Extension Agents: Partners of progress

The role of extension services agriculture cannot be over emphasized. It has remained one of the major driving forces in the development of agriculture and invariably rural development across Africa.

For Sasakawa Global 2000 (SG2000), an organization which thrives on promoting agricultural intervention schemes, extension services are crucial in promoting the businesses of smallholder farmers.

In light of this, Prof. Sani Ahmed-Miko, Country Director, Sasakawa Global 2000, together with his team put together a concept note to apply for a grant from AGRA under the PASS programme.. An old classmate who was an AGRA grantee at the time had told him about an opening over the phone.

In 2014, the proposal which focused on soil health, extension agents and farmers was approved and SG2000 received a grant of $752,380 for a 3 year project in Kaduna and Kano state in Nigeria’s northern region.

In line with the specifications of the grant, SG2000 came up with an idea that would transform extension services through an approach known as the innovation platform. “It is an innovative extension system whereby you bring in the beneficiaries and any other person within the agricultural industry to form a kind of platform whereby challenges and problems along the value chain can be discussed and solutions proffered by those stakeholders,” Prof. Miko explained.

The platform was divided into two subcategories, the strategic innovation platform consisting of input supply industries and policy makers, and the operational innovation platform. At the operational level, there are various stakeholders including the transportation and logistics team, outgrowers and seed makers. While the tough decisions are referred to the strategic innovation platform.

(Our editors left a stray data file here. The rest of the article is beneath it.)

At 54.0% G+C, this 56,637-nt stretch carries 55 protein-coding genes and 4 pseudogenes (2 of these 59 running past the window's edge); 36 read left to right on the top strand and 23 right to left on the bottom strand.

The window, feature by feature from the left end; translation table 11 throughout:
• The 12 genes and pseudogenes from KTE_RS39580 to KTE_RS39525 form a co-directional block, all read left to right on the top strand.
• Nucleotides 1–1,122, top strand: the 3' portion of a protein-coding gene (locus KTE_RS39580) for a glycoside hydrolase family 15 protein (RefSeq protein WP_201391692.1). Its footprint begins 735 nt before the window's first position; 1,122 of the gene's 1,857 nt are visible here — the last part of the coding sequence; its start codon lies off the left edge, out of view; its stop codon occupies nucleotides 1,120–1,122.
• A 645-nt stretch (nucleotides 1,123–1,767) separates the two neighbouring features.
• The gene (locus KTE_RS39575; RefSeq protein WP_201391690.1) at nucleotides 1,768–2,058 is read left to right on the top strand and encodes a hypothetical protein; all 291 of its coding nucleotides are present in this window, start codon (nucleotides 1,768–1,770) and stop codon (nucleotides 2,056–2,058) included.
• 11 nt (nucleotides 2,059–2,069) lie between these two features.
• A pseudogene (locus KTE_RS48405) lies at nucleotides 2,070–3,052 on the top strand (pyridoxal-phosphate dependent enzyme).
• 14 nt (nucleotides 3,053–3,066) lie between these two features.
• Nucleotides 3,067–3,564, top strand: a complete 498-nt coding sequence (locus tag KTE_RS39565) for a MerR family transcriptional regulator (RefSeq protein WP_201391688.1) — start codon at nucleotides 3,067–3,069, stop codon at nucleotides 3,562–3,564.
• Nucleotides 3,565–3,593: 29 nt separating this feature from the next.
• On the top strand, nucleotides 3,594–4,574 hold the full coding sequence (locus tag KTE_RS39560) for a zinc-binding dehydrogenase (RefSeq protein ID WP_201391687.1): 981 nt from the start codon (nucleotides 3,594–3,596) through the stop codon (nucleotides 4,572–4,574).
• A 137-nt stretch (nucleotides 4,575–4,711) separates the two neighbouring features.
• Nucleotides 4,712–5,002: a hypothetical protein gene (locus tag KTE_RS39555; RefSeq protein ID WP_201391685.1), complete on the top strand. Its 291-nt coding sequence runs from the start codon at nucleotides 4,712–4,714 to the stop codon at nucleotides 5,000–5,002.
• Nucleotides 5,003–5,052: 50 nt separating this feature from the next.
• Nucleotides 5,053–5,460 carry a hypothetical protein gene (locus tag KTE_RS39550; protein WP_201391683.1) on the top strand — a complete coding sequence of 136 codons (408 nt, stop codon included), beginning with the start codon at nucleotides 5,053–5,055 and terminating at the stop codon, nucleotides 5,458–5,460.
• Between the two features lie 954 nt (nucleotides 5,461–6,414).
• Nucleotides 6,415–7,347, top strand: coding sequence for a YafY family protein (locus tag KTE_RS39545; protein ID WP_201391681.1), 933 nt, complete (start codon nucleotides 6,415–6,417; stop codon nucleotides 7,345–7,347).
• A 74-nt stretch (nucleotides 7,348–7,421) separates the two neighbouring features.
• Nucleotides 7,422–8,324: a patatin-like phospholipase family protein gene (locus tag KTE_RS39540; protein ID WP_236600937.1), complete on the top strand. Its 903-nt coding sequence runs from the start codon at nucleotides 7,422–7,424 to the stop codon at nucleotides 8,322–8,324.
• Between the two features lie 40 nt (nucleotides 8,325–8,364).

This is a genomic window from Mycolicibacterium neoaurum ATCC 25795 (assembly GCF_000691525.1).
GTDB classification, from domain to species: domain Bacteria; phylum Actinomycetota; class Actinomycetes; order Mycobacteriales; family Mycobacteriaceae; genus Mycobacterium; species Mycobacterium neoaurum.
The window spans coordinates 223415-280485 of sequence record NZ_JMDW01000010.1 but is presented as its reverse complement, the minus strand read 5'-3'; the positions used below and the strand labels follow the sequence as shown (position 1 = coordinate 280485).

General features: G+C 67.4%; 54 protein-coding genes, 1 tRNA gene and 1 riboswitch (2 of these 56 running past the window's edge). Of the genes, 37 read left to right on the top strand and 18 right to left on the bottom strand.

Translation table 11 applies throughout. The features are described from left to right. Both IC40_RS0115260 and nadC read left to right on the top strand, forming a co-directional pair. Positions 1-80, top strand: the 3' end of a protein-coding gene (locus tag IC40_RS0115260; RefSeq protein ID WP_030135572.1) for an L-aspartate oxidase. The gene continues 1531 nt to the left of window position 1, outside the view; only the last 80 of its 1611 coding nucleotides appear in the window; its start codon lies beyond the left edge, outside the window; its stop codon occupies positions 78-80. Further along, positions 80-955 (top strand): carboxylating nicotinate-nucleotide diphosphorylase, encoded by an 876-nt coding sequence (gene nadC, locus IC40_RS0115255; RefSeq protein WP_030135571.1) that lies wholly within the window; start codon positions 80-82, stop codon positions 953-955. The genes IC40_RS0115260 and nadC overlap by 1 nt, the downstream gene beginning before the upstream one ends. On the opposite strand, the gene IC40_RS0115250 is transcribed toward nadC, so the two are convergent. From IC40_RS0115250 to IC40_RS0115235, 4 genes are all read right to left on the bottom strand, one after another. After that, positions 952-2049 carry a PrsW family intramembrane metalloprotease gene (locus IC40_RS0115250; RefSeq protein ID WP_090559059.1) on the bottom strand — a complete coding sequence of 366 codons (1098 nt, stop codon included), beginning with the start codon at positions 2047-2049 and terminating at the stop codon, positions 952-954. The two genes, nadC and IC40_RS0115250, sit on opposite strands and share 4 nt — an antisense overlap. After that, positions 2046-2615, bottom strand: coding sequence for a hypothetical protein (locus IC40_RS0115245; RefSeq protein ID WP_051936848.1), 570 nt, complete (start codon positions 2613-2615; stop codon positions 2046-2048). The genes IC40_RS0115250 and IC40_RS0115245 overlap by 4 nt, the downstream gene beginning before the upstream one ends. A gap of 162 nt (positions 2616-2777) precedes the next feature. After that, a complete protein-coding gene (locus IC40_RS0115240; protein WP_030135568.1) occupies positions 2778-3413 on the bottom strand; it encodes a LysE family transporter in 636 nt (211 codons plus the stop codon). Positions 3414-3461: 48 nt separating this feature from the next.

In a bid to ensure that the society partakes in this extension programme and takes full responsibility, SG 2000 aggregated the farmers into 60 farmer groups and 3 clusters (consisting of 1500 farmers in each) in addition to 500 other beneficiaries in 10 local governments in Kano state consisting. An umbrella association was also set up to make some crucial decisions, while the conventional extension agents taxed manage these group were supported by the government and also provided with a monthly stipend and other logistics support.

In each cluster there is also a representative elected by the people,” we ensure that this person can read and write and then we prepare them to become community based facilitators. We train them on how to properly deliver extension messages to their own,” he said. Supervised by each extension agent, each cluster has a community based facilitator who facilitates training and communication.

“We source for solutions to some of the problems that emanate from the cluster discussions. For instance to address lack of seeds, or improved variety the farmer can find a seeds company on the platform, we verify the quality of the variety and then supply it to farmers,” explains Prof. Miko. SG2000 also provides farmers with packages to aid them on the farm and then supervises these processes to ensure it is done at the right time.

With the help of the grant, SG 2000 was able to exceed its initial target of 30,000 farmers (15,000 from each state), reaching out to nearly 45,000. The organization also trained 80 extension agents including community based facilitators. SG2000 also introduced better seeds in turn increased the yield of the farmers. “We also introduced improved varieties of groundnut and cowpea and it was being adopted by the farmers. This increased their yield, for some farmers their yield doubled from 2 tons to 4 tons or 5 tons especially for maize.”

The training provided by AGRA also gave the farmers more access to improved technologies and post harvest yields. The organization also set up fully equipped community resource centres.

According to Prof. Miko, many farmers were able to purchase motor bikes, enroll their children in better schools and also save better for rainy days. It was also discovered that during the duration of the project a large number of Muslim farmers in Kaduna state were able to raise funds to visit Saudi Arabia for the annual pilgrimage.

The work of SG2000 paved the way for others as new projects focused on improving soil health continue to spring up till date. AGRA truly left a legacy that will inspire change in Nigeria’s agricultural sector.

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